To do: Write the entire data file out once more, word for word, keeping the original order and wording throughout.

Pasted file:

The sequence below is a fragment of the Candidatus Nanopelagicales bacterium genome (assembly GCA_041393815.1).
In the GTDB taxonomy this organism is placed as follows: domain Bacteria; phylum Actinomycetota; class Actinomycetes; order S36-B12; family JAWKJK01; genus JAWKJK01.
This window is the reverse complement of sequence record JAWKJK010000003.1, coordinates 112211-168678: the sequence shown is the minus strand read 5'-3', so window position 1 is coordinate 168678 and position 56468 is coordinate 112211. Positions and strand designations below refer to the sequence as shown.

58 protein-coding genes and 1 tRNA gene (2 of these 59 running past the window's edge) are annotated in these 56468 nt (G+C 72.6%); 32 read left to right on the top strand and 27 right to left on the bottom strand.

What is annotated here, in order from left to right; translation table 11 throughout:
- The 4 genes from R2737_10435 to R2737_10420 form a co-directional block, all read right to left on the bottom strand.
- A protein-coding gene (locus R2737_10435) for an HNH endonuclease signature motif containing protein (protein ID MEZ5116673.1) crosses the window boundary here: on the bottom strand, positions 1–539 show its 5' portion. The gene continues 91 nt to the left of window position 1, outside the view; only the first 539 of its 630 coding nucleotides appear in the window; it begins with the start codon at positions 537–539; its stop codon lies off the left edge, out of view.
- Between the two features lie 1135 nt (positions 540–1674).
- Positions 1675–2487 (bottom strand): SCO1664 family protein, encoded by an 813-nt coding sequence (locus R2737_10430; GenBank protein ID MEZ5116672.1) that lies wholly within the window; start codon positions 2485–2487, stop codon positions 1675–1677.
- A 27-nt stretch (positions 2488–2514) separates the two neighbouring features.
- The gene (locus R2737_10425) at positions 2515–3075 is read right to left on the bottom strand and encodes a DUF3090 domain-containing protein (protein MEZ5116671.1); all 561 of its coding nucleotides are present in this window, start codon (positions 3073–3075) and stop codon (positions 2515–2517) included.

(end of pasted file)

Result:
The sequence below is a fragment of the Candidatus Nanopelagicales bacterium genome (assembly GCA_041393815.1).
In the GTDB taxonomy this organism is placed as follows: domain Bacteria; phylum Actinomycetota; class Actinomycetes; order S36-B12; family JAWKJK01; genus JAWKJK01.
This window is the reverse complement of sequence record JAWKJK010000003.1, coordinates 112211-168678: the sequence shown is the minus strand read 5'-3', so window position 1 is coordinate 168678 and position 56468 is coordinate 112211. Positions and strand designations below refer to the sequence as shown.

58 protein-coding genes and 1 tRNA gene (2 of these 59 running past the window's edge) are annotated in these 56468 nt (G+C 72.6%); 32 read left to right on the top strand and 27 right to left on the bottom strand.

What is annotated here, in order from left to right; translation table 11 throughout:
- The 4 genes from R2737_10435 to R2737_10420 form a co-directional block, all read right to left on the bottom strand.
- A protein-coding gene (locus R2737_10435) for an HNH endonuclease signature motif containing protein (protein ID MEZ5116673.1) crosses the window boundary here: on the bottom strand, positions 1–539 show its 5' portion. The gene continues 91 nt to the left of window position 1, outside the view; only the first 539 of its 630 coding nucleotides appear in the window; it begins with the start codon at positions 537–539; its stop codon lies off the left edge, out of view.
- Between the two features lie 1135 nt (positions 540–1674).
- Positions 1675–2487 (bottom strand): SCO1664 family protein, encoded by an 813-nt coding sequence (locus R2737_10430; GenBank protein ID MEZ5116672.1) that lies wholly within the window; start codon positions 2485–2487, stop codon positions 1675–1677.
- A 27-nt stretch (positions 2488–2514) separates the two neighbouring features.
- The gene (locus R2737_10425) at positions 2515–3075 is read right to left on the bottom strand and encodes a DUF3090 domain-containing protein (protein MEZ5116671.1); all 561 of its coding nucleotides are present in this window, start codon (positions 3073–3075) and stop codon (positions 2515–2517) included.